An archeologist (that is someone who knows better the meaning of human stratigraphy within historical contexts) would be better suited to understand that giving a supremacy of religious right to the Jewish People is nothing more than a premodern way of approaching the politics of Jerusalem. He also, to preserve his very archeological raison d'etre, should never be implicated in the premodern process of destroying monuments for the only reason of reviving older monuments. Archeology, after all, was possible only after the human community decided that all past is valuable AS IT STANDS. It's true that archeology is essentially a process of destruction but never is it a process of destroying surviving and active/alive buildings.

The question will never be whether these "excavations" are archeologically justified or not because simply a seemingly apolitical justification should be recognized by any archeologist not as the right explanatory context for the whole crsis. In other words it's really unethical precisely from an archeological point of view to concede that the IAA as a body belonging to an occupying force (according to modern international law) is the legitemate (thus the adequate) party that could be given the "right of excavation" (and much less the "right of arguing for the right of excavation") anywhere in Old Jerusalem.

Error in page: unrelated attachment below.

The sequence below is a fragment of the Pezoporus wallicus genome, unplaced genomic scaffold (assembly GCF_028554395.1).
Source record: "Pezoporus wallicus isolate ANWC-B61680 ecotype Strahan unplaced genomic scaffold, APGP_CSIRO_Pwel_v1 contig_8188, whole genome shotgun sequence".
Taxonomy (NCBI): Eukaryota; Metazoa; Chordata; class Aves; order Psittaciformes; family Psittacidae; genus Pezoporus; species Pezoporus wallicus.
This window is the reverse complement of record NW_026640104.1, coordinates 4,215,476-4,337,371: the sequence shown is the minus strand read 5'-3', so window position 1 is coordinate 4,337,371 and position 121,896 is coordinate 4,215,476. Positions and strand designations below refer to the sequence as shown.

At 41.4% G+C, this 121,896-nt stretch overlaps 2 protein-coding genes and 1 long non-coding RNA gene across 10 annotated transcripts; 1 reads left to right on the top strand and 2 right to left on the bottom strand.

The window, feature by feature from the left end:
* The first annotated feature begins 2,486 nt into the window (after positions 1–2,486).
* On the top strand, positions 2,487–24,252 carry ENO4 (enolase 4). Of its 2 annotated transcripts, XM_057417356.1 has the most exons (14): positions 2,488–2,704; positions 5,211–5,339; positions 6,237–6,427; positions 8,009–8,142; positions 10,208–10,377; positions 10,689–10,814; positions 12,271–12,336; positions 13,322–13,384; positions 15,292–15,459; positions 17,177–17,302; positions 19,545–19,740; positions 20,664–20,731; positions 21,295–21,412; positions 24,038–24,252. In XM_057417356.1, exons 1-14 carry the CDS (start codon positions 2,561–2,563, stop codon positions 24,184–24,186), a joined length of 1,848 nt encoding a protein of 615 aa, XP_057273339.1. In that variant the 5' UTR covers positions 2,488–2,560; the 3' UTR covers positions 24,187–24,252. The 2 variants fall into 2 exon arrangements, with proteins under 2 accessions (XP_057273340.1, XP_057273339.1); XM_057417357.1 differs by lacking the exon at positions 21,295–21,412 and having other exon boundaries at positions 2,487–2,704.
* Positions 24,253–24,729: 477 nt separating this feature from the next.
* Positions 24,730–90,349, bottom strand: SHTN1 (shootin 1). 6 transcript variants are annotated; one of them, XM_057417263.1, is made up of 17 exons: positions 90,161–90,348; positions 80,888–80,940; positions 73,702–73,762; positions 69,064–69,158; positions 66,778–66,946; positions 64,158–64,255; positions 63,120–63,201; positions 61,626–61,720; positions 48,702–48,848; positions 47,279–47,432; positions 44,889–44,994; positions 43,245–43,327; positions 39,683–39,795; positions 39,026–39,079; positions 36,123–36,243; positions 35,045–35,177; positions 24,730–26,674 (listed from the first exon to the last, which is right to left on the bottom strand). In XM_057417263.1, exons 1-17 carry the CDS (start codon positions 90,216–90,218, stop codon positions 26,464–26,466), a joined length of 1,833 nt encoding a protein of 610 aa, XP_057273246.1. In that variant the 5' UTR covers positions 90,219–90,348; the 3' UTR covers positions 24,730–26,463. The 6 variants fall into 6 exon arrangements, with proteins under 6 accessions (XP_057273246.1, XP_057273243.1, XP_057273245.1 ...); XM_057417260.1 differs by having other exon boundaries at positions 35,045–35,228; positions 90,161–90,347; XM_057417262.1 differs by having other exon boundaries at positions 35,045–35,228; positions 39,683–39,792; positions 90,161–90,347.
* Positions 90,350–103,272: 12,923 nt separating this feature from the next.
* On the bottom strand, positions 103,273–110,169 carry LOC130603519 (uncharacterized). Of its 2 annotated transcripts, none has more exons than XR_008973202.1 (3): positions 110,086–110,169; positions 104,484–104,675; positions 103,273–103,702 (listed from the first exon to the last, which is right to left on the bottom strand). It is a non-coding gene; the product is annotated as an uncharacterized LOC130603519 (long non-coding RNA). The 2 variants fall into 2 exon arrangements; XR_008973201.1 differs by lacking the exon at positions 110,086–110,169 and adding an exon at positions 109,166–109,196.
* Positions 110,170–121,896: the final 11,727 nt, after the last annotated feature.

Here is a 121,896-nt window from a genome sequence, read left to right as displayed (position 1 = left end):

Just a marginal note on the way Yuval Baruch dealt with the question of the Islamic "Buraq Wall", which shows a concrete example of inadequate polticization of archeological and historical questions. To assert a certain Jewish exclusive right for holiness in the "Western Wall" he debates the "Muslim claim" of holiness of the same wall (as being the "Buraq Wall") as simply a modern invention (in the 1920 by the Mufti of Jerusalem) only to counter the Jewish attempts to buy it or control it ("After the Balfour Declaration, the Zionist institutions began to emphasize the Western Wall as a national symbol of the Jewish people, in addition to its religious significance. This action led the Mufti of Jerusalem to claim that the Jews intended to take control of the Western Wall, so he declared the Wall  with no religious or historical substantiation  a holy Moslem site. This wall of stones, to which the Muslims ascribed no importance, was thenceforth called El Buraq, after the name of the magical horse of the Prophet Mohammed"). But in a later paragraph he admits the presence of a premodern Muslim belief in the holiness of the wall (precisely as the "Buraq Wall") though he ascribes it only to the 15th century ("The first connection between El Buraq and this area can be ascribed to Mujar al-Din, a 15th century Jerusalem judge... "). In fact this connection goes back even beyond the 15th century. This is for example (and this is only after a very preleminary investigation) explicitely stated by the 13 th century Abu Yahya Al-Qazwini (d. 1283 AD) in his Athar Al-Bilad in the following paragrpah in which he describes Al-Haram Al-Sharif (sorry I don't have an English version of this):